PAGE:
Bernie Sanders Wins in Nevada | Off Message

Bernie Sanders
Bernie Sanders Wins in Nevada


Sen. Bernie Sanders (I-Vt.) and Jane O'Meara Sanders - FILE: PAUL HEINTZ
  • File: Paul Heintz
  • Sen. Bernie Sanders (I-Vt.) and Jane O'Meara Sanders
Updated February 23 at 12:55 a.m.

Sen. Bernie Sanders (I-Vt.), the frontrunner for the Democratic presidential nomination, dominated the Nevada caucuses on Saturday.

With 43 percent of precincts counted, Sanders was on track to win nearly 47 percent of the state’s county convention delegates — more than twice as many as his next closest rival, former vice president Joe Biden, who had 21 percent. Former mayor Pete Buttigieg of South Bend, Ind., was trailing with 15 percent and Sen. Elizabeth Warren (D-Mass.) with 10 percent.

Speaking at a rally in San Antonio after the Associated Press called the race for him, Sanders hailed the “multigenerational, multiracial coalition” that led him to victory in Nevada and predicted it would “sweep the country.”

Indeed, entrance polls in Nevada — the first nominating contest with a sizable nonwhite population — showed him winning more than half of the state’s Latino vote, along with a plurality of the white vote. Every age group under 65 backed Sanders, including 65 percent of those age 17 to 29.

For the third time in as many states, Sanders won the popular vote — but for the first time, he was also on track to win a large majority of delegates to the Democratic National Convention.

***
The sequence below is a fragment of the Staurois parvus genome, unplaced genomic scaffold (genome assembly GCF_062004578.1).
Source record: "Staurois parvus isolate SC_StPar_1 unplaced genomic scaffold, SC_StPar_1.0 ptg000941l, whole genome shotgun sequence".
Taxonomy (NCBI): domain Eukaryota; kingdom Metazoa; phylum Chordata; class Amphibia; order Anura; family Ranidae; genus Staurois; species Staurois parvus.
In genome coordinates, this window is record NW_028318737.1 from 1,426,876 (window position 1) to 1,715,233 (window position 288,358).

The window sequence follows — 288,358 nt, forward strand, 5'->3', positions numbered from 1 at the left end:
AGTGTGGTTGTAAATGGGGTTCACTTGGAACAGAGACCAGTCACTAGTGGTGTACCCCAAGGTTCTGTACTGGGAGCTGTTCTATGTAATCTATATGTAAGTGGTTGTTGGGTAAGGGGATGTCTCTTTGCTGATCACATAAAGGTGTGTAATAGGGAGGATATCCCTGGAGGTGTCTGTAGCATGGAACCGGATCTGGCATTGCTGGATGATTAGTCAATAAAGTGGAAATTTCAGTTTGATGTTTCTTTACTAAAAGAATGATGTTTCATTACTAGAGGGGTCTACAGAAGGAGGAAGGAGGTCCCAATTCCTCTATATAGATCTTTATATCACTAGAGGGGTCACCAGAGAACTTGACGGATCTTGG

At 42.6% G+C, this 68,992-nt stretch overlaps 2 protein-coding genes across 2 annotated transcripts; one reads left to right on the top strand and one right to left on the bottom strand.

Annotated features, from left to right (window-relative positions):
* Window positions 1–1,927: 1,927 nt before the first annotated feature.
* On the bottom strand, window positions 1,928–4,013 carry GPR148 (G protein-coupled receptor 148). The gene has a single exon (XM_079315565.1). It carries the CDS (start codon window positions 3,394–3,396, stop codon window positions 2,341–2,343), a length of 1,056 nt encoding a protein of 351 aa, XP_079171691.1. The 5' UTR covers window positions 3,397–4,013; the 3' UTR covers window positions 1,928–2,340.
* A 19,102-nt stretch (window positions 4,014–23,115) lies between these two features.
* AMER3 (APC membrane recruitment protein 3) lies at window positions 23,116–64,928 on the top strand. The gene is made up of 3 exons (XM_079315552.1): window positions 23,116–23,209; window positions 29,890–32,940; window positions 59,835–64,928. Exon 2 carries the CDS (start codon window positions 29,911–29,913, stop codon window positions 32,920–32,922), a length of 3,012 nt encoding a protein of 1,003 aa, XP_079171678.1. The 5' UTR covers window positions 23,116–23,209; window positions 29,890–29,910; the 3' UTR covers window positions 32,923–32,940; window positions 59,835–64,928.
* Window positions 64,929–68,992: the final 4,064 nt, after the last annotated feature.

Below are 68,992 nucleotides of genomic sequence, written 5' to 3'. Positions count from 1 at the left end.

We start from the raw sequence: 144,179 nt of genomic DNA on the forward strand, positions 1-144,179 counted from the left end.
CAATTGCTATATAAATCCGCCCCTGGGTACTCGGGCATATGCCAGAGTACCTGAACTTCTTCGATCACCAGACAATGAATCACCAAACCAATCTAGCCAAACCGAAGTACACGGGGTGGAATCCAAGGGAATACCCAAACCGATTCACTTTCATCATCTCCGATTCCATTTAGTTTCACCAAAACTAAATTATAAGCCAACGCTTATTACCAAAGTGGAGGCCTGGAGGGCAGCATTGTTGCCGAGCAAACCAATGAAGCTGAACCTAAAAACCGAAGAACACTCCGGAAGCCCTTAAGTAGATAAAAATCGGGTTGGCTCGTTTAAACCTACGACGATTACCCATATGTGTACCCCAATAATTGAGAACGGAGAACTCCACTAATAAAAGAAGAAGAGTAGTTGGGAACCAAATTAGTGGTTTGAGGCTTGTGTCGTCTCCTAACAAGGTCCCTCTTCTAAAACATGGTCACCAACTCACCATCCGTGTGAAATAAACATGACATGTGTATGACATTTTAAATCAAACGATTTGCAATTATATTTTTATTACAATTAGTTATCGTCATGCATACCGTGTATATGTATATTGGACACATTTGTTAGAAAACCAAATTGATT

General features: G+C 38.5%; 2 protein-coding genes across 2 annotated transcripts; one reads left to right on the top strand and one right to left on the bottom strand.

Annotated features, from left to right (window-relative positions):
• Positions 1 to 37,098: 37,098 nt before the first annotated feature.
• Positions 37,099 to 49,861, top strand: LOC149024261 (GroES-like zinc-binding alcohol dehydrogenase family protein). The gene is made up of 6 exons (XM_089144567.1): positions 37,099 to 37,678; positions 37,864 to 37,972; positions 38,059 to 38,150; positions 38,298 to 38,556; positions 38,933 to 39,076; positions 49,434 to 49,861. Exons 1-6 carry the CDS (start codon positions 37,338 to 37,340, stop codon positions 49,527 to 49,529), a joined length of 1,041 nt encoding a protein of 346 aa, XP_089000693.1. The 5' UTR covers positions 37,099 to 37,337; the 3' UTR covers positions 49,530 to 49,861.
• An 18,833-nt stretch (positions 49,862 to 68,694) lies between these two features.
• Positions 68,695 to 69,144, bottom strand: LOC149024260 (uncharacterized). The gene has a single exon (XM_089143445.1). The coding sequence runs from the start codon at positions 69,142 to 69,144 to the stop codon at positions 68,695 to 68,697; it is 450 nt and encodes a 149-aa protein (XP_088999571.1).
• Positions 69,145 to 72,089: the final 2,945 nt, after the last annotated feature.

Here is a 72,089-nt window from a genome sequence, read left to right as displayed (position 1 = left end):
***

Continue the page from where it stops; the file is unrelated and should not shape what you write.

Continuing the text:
Sanders’ victory in Nevada is likely to energize his supporters and bolster his fundraising as he heads into a critical stretch of the presidential primary. South Carolina votes next Saturday and 14 other states follow suit three days later on Super Tuesday.

Though several of Sanders’ rivals have warned in recent days that he could soon achieve an unsurmountable delegate lead, none have managed to emerge as a clear alternative. Instead, Buttigieg, Biden, Warren and Sen. Amy Klobuchar (D-Minn.) have been jockeying for second and third place since the Iowa caucuses. Former New York City mayor Michael Bloomberg, meanwhile, is poised to make his first appearance on the ballot on Super Tuesday after having spent more than $420 million on political advertising.

Sanders is scheduled to campaign this week in Texas, California, Virginia, North Carolina and South Carolina.

Related Stories

Speaking of...



Comments are closed.

From 2014-2020, Seven Days allowed readers to comment on all stories posted on our website. While we've appreciated the suggestions and insights, right now Seven Days is prioritizing our core mission — producing high-quality, responsible local journalism — over moderating online debates between readers.

To criticize, correct or praise our reporting, please send us a letter to the editor or send us a tip. We’ll check it out and report the results.

Online comments may return when we have better tech tools for managing them. Thanks for reading.